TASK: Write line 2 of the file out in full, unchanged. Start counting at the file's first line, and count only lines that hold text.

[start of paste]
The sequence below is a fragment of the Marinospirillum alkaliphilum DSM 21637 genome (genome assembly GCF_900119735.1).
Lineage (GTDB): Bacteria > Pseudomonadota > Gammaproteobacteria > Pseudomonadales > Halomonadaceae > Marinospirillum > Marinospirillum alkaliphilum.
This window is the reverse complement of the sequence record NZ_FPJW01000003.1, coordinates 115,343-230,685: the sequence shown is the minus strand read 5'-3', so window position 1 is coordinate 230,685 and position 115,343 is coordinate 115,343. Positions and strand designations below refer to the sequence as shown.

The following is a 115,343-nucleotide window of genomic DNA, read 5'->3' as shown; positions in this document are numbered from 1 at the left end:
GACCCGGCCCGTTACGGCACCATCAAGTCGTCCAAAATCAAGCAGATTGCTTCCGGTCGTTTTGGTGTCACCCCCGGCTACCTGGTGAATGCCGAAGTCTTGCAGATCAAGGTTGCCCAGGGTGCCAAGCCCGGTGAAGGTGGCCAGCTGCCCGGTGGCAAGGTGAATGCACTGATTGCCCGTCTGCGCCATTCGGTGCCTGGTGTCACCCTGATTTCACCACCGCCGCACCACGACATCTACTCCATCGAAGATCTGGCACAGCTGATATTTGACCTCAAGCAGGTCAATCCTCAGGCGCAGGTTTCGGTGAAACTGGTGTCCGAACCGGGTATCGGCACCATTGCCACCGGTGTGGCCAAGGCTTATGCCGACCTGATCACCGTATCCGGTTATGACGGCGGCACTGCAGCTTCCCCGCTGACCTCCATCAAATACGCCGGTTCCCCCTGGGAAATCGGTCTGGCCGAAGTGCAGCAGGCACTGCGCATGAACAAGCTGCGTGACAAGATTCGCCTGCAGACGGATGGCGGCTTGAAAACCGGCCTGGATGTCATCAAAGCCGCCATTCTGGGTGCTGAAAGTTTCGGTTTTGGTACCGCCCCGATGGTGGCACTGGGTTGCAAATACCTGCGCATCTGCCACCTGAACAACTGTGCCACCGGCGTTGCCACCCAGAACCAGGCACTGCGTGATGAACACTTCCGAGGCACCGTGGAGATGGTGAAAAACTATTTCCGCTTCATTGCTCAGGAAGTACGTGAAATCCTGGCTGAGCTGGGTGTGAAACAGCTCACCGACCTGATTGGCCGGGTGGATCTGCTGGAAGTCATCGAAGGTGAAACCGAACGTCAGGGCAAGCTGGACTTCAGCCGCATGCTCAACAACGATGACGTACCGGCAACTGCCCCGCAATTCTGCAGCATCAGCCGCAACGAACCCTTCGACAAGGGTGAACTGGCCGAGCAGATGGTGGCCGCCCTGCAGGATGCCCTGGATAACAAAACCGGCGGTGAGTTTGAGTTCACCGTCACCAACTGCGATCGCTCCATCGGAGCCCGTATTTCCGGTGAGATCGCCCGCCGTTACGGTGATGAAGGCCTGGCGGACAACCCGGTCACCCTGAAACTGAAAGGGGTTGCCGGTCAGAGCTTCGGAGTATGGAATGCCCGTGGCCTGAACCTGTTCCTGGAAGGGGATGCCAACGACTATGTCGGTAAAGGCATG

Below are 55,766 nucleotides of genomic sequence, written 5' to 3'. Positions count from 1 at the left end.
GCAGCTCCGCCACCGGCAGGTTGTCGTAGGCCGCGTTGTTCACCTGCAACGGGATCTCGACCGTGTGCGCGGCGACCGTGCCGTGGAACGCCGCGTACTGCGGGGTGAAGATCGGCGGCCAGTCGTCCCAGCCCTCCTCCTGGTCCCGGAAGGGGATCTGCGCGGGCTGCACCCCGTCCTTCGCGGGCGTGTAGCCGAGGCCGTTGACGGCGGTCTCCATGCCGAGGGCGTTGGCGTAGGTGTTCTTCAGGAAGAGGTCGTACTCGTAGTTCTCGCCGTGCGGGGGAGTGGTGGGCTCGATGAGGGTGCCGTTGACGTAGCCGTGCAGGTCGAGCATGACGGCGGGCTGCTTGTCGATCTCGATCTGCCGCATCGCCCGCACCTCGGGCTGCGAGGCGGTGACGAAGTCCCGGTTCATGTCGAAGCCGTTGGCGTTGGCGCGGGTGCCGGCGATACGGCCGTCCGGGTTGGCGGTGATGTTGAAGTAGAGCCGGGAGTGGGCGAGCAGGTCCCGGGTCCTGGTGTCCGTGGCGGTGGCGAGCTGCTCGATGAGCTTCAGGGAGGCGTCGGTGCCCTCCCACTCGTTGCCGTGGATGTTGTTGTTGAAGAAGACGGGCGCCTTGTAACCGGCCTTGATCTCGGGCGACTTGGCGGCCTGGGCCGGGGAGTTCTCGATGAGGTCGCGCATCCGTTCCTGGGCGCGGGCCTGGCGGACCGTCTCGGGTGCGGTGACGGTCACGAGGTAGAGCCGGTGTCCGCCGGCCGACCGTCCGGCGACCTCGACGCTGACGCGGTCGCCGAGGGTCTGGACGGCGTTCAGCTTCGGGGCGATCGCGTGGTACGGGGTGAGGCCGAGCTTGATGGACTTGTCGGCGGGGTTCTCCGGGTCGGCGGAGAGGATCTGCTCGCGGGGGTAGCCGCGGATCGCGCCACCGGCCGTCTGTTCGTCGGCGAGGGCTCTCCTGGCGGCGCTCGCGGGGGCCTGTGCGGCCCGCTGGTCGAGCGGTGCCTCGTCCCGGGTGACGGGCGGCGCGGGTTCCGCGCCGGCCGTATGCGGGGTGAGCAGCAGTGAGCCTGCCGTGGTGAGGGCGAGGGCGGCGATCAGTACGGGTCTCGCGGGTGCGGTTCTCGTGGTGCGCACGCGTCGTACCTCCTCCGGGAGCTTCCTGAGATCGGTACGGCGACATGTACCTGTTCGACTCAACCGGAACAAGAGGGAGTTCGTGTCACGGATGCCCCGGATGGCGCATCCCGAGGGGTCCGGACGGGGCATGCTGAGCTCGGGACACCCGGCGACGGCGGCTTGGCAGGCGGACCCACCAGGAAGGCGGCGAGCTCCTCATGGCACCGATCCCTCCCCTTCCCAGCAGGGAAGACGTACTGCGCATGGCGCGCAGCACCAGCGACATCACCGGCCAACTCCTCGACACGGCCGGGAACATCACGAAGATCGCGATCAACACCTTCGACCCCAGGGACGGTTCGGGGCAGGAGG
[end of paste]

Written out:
Lineage (GTDB): Bacteria > Pseudomonadota > Gammaproteobacteria > Pseudomonadales > Halomonadaceae > Marinospirillum > Marinospirillum alkaliphilum.